During an intervention, each of you team members will read his or her letter to the loved one struggling with addiction. It’s these letters that lovingly present reality and move the loved one to enter treatment. Letters also prevent you from forgetting details or succumbing to emotional outbursts. In essence, letters are the intervention. During your preparation for an intervention, you will learn how to write a successful intervention letter, but here is a sample letter to help you craft an inspiring and encouraging letter for your loved one.
Sample Intervention Letter - How to Get Someone into Rehab
I’m sitting here today because you are more important to me than I can ever express. I cannot imagine a better daddy in this world. You are my rock, my inspiration, my encouragement. More important, you have shaped me into the person I am today. I love you, Dad.
I still remember the time I was five and you held me during that big thunderstorm, telling me about how the rain makes a rainbow. You’ve always been the one I go to for comfort and advice, the one I know I can rely on no matter what. You’ve taught me so many things: how to play football, how to love my enemies, and what real courage was.
I have always looked forward to coming home for the holidays just to see the new crazy decorating idea you came up with this year—and to hear the latest worst joke of the season. You made Christmas so much fun; your smile was the highlight of my holiday.
But this past year, the thought of coming home churns my stomach with worry. Worry about the condition I’d find you in, worry about what to expect. Sometimes when you don’t drink for a long time, I can pretend that you don’t suffer from this disease and just remember the good times—but I can’t ignore it any longer.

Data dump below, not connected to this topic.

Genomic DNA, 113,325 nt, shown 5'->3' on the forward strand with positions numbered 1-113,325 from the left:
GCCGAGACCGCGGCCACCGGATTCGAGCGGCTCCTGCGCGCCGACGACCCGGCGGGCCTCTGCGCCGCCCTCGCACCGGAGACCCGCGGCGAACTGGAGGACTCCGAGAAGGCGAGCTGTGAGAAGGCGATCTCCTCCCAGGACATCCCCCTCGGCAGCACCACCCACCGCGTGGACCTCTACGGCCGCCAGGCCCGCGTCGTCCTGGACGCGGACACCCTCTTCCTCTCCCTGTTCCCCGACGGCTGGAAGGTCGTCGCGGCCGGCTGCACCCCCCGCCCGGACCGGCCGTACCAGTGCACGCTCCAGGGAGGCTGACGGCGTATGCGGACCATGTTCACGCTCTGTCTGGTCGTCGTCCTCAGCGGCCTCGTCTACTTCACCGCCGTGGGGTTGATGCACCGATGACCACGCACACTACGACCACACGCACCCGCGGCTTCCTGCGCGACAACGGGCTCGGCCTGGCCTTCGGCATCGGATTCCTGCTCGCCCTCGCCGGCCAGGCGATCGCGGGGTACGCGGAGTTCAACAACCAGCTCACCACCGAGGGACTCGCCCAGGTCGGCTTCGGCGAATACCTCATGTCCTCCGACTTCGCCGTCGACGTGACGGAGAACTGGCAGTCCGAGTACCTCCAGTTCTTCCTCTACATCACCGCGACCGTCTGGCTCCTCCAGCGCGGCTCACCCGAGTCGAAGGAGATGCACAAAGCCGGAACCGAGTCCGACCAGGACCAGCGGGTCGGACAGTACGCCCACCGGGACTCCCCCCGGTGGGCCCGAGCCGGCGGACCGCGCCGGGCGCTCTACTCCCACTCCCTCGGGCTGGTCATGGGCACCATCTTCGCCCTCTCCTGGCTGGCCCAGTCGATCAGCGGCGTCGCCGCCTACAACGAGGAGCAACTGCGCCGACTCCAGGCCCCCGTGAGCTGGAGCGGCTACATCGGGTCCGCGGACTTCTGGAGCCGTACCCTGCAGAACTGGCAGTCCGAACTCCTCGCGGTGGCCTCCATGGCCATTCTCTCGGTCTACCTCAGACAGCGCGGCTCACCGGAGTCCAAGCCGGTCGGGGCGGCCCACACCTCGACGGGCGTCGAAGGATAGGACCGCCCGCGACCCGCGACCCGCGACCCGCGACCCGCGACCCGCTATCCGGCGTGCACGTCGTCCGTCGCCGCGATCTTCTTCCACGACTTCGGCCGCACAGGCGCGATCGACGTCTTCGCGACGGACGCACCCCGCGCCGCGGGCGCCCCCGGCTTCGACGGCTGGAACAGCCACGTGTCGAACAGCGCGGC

During spring break, when I called the house, I could tell you have been drinking again. Your voice was slurred, and I could hear you stumble around.
This past Tuesday, I came home late from work and heard you drinking in the basement. I it was you, but I didn’t want to embarrass you. I made a lot of noise so you knew I was coming and could hide the beer.
Last weekend when I brought a couple of friends over, you insisted on making us all the perfect cocktail. I tried to convince you we didn’t need any, but you got so mad that I backed off. When you finally appeared from the kitchen, you knocked over an end table and two picture frames on your way to the sitting room. By the time my friends left, you had passed out on the couch. I was so scared and so worried.
This is changing you dad; you’re not the same anymore. I’ve learned a lot about alcoholism and addiction in my classes, and I know it’s a disease. But there’s help, if you will only accept it. Please don’t let this disease hurt you or your family any longer.
I love you so much Daddy, and I need you in my life. I want you to be there when I graduate next year, and I need you for so many other things. More than anything, I want you to get better, and rehab can help you recover. Won’t you please accept this treatment today?
Your daughter Claire
The Intervention Guide
We have compiled a FREE intervention guide to help you stage a successful intervention and help your loved one. Download the Intervention Guide now.